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A Tale of Love and Violence : 'Dirty Mustard' tells the story of a man and a woman trapped in a destructive, abusive relationship.

July 15, 1994|JANICE ARKATOV | SPECIAL TO THE TIMES; Janice Arkatov writes about theater for The Times

BURBANK — When Gina Wendkos finished writing "Dirty Mustard" a few months ago, there was no O.J. Simpson murder case. Domestic abuse was not a hot topic. But suddenly, her story about a man and woman locked in a destructive, violent relationship has become very timely.

"The characters are two misfits who find each other against all odds in a bar--and they're both completely hellbent on destruction," explains the playwright, whose work had its world premiere this week at the Alliance Repertory Theatre. "It's the typical push-pull rhythm of a romance: He pursues her; she resists. Then she falls in love with him, he kicks her out. Then after he kicks her out, he wants her back."

Each of them comes to the relationship with a fair amount of emotional baggage. "She's a character who's bitter and negative and fearful and self-mocking," Wendkos says. "He doesn't take anybody or anything seriously, and he toys with her affections. Neither one of them has a big belief in love. Yet he falls in love with her, he's drawn to her. That's why he punches her--'cause he wants to destroy her. Because being in love with her weakens him."

Actress Suzan Fellman, who aggressively pursued Wendkos to get the rights to the play, describes the work as "a beautiful love story--but it is hard, street. Nothing is padded." She describes her character Jamie as "a child that's never grown up, a lost soul. The only person with her in the world is this man. They love like hell and fight like hell; they don't know any middle ground. They're like two little brats. But their demons are quite yummy."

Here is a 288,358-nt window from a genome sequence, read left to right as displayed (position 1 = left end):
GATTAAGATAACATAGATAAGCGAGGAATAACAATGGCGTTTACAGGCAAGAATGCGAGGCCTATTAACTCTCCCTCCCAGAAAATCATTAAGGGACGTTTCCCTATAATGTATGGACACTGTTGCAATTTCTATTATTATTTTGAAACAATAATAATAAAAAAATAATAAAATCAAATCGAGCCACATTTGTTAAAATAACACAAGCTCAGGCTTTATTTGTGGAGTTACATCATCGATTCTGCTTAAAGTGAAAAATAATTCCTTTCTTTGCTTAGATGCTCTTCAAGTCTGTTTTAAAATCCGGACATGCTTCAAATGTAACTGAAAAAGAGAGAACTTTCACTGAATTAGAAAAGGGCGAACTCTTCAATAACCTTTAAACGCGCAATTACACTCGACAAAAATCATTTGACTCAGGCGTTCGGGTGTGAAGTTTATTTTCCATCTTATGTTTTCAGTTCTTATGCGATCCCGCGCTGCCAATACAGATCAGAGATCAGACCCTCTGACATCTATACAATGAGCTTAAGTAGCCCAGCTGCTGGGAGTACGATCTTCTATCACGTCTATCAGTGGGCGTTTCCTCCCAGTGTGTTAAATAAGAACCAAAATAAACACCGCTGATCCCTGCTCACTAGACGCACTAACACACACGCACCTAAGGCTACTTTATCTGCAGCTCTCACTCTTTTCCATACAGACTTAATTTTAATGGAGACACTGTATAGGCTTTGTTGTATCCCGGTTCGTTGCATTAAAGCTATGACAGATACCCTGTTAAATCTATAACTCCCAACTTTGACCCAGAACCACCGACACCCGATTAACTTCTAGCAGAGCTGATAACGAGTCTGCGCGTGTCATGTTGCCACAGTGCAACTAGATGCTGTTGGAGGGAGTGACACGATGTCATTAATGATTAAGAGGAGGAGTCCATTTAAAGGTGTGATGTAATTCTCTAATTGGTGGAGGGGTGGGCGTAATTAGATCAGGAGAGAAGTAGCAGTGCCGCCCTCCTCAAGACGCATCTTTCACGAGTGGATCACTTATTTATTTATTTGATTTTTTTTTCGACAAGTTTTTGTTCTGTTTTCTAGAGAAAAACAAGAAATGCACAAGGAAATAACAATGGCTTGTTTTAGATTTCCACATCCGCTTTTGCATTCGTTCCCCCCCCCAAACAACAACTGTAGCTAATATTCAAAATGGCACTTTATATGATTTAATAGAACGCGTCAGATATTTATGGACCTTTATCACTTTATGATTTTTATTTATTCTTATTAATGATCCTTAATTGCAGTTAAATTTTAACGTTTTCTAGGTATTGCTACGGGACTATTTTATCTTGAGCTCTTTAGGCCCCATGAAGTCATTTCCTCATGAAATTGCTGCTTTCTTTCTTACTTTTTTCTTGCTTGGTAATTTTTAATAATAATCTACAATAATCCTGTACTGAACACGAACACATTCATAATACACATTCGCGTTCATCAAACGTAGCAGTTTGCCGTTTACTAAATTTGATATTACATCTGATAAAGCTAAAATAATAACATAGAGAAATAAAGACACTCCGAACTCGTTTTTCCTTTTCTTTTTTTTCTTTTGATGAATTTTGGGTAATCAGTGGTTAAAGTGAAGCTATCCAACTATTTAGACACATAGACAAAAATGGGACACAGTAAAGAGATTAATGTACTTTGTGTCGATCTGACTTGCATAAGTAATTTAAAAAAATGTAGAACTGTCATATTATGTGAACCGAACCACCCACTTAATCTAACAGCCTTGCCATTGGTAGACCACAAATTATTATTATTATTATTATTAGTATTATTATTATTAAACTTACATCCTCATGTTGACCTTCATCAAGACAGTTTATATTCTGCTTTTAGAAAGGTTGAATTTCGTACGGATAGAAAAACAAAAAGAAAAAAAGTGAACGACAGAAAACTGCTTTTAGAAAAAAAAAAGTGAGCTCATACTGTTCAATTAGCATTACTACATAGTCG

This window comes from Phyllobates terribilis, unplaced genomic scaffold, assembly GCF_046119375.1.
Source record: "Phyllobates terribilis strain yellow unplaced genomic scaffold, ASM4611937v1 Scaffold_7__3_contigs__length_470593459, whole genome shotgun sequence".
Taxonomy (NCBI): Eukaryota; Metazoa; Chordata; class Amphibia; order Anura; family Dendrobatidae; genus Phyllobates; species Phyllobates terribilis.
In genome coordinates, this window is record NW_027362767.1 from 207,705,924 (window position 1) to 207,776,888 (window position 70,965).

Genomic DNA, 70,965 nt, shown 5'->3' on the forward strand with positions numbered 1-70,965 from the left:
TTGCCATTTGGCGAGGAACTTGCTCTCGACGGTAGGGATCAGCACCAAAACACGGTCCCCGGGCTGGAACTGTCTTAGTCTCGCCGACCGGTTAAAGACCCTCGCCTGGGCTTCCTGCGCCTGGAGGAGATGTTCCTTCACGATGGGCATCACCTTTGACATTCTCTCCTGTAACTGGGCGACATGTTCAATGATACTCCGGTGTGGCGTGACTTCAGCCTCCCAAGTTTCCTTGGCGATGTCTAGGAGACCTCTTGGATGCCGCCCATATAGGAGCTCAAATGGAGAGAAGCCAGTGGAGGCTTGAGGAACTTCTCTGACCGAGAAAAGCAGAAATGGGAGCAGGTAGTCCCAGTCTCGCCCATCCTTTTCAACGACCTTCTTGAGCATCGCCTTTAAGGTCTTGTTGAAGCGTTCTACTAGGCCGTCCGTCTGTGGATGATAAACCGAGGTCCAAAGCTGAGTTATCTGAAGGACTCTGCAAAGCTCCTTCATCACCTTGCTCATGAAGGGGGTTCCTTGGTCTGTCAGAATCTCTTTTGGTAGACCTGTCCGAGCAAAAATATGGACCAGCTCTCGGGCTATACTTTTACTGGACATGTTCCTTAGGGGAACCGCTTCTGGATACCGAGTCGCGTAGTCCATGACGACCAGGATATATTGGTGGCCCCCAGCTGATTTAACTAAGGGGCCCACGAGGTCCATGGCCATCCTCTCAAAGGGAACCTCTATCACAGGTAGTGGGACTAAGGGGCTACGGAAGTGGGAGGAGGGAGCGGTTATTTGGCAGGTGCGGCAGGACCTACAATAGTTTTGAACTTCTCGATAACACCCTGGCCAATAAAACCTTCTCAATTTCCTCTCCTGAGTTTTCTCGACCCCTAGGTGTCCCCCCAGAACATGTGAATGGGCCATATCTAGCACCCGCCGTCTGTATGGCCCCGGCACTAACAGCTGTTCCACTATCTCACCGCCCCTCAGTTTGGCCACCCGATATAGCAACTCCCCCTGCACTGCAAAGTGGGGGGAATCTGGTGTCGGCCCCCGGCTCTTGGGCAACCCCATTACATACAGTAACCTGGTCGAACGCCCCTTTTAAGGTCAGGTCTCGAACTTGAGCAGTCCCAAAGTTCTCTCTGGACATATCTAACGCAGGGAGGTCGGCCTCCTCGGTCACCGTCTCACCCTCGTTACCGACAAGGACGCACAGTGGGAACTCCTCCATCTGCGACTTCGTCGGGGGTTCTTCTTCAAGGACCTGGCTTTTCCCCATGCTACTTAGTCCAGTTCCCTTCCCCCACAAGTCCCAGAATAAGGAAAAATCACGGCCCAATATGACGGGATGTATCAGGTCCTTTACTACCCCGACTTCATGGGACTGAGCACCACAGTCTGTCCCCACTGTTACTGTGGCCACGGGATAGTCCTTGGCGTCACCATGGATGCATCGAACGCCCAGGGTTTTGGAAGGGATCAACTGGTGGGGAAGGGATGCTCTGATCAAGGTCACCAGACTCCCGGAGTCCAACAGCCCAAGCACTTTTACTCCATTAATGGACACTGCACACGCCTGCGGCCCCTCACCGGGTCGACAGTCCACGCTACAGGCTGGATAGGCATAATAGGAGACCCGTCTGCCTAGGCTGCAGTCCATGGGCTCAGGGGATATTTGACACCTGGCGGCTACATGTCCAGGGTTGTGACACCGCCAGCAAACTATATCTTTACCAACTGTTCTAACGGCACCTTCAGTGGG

Although the characters are fictional, the playwright acknowledges that she has experienced an emotionally abusive relationship. "I think people should talk about it," says Wendkos, who has been a writer-producer at TriStar Television since 1991. "I was so embarrassed by it that I wouldn't admit it to anybody. It was like, 'Wait a minute, I'm this tough New Yorker, it can't happen to me.' And then it happened to me--and it happened to me by a guy who was so insignificant, such a little worm."

At the time, Wendkos sought therapy--where, incredibly, she said, she was made to feel that she was blowing her boyfriend's violence out of proportion. In spite of that experience, she wishes therapy were more available to other women suffering domestic abuse.

"The average woman can't afford it," she says. "The average hausfrau in Michigan with six kids is too busy dealing. I'm thinking to myself, 'Here I am: I'm single, with money, with a future'--and I couldn't find myself out of it. Women get killed 'cause the system doesn't support them. This whole O.J. thing is so traumatic for me because it's an echo."

Born in Italy and raised in New York, Wendkos arrived in Los Angeles in 1987, where she made a splash on the theater circuit with "Boys and Girls / Men and Women" and "Personality," quickly followed by "Dinosaurs" and "Ginger Ale Afternoon"--the latter she also wrote as a film. Her next film, "The Tiger Within," starring Max Von Sydow in the relationship story of a Holocaust survivor and a teen-age skinhead, begins production this fall with director Robert Greenwald.

Happily engaged now to Universal Pictures marketing chief Perry Katz, Wendkos believes that "Dirty Mustard" airs a lot of dirty laundry: "This play is truly scary, because it says things about love you don't want to think about. I'm even afraid to have my boyfriend see it, because I don't want him to be grossed out." She sighs. "I don't believe I'm the only person to ever experience the sadness of romance. I think romance can be a sad business. You try and glean the joy from it that you can, but if you enter into it with any honesty or vulnerability, you better have a good relationship with God."

Where and When

What: "Dirty Mustard."

Location: Alliance Repertory Theatre, 3204 W. Magnolia Blvd., Burbank.

Hours: 8 p.m. Tuesdays and Wednesdays. Ends Aug. 3.

Price: $12.

Call: (818) 566-7935.

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